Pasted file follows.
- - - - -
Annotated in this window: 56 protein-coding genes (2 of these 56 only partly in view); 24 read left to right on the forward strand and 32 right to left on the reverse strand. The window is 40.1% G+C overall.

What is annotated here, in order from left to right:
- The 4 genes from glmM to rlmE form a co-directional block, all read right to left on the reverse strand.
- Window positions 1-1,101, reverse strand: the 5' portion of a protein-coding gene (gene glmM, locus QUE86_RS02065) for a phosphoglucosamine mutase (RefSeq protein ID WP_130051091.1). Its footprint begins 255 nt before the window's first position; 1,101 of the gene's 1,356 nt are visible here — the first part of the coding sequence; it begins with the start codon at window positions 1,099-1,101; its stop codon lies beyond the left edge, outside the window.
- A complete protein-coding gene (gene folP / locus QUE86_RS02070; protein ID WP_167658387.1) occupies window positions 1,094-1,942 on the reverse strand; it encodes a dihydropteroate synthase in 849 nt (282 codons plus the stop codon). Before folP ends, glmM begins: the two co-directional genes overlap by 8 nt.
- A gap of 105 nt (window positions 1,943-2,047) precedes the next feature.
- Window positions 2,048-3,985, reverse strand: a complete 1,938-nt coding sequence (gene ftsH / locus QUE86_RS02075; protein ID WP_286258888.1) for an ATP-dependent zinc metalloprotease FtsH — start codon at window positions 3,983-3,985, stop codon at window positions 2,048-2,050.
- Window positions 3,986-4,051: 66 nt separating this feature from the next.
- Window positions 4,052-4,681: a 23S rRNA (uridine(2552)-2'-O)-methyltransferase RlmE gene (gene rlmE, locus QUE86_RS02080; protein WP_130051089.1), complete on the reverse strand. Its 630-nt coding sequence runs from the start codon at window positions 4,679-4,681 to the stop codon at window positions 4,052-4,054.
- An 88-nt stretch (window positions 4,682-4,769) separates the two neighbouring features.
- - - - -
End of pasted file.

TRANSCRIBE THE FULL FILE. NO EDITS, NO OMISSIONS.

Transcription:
Annotated in this window: 56 protein-coding genes (2 of these 56 only partly in view); 24 read left to right on the forward strand and 32 right to left on the reverse strand. The window is 40.1% G+C overall.

What is annotated here, in order from left to right:
- The 4 genes from glmM to rlmE form a co-directional block, all read right to left on the reverse strand.
- Window positions 1-1,101, reverse strand: the 5' portion of a protein-coding gene (gene glmM, locus QUE86_RS02065) for a phosphoglucosamine mutase (RefSeq protein ID WP_130051091.1). Its footprint begins 255 nt before the window's first position; 1,101 of the gene's 1,356 nt are visible here — the first part of the coding sequence; it begins with the start codon at window positions 1,099-1,101; its stop codon lies beyond the left edge, outside the window.
- A complete protein-coding gene (gene folP / locus QUE86_RS02070; protein ID WP_167658387.1) occupies window positions 1,094-1,942 on the reverse strand; it encodes a dihydropteroate synthase in 849 nt (282 codons plus the stop codon). Before folP ends, glmM begins: the two co-directional genes overlap by 8 nt.
- A gap of 105 nt (window positions 1,943-2,047) precedes the next feature.
- Window positions 2,048-3,985, reverse strand: a complete 1,938-nt coding sequence (gene ftsH / locus QUE86_RS02075; protein ID WP_286258888.1) for an ATP-dependent zinc metalloprotease FtsH — start codon at window positions 3,983-3,985, stop codon at window positions 2,048-2,050.
- Window positions 3,986-4,051: 66 nt separating this feature from the next.
- Window positions 4,052-4,681: a 23S rRNA (uridine(2552)-2'-O)-methyltransferase RlmE gene (gene rlmE, locus QUE86_RS02080; protein WP_130051089.1), complete on the reverse strand. Its 630-nt coding sequence runs from the start codon at window positions 4,679-4,681 to the stop codon at window positions 4,052-4,054.
- An 88-nt stretch (window positions 4,682-4,769) separates the two neighbouring features.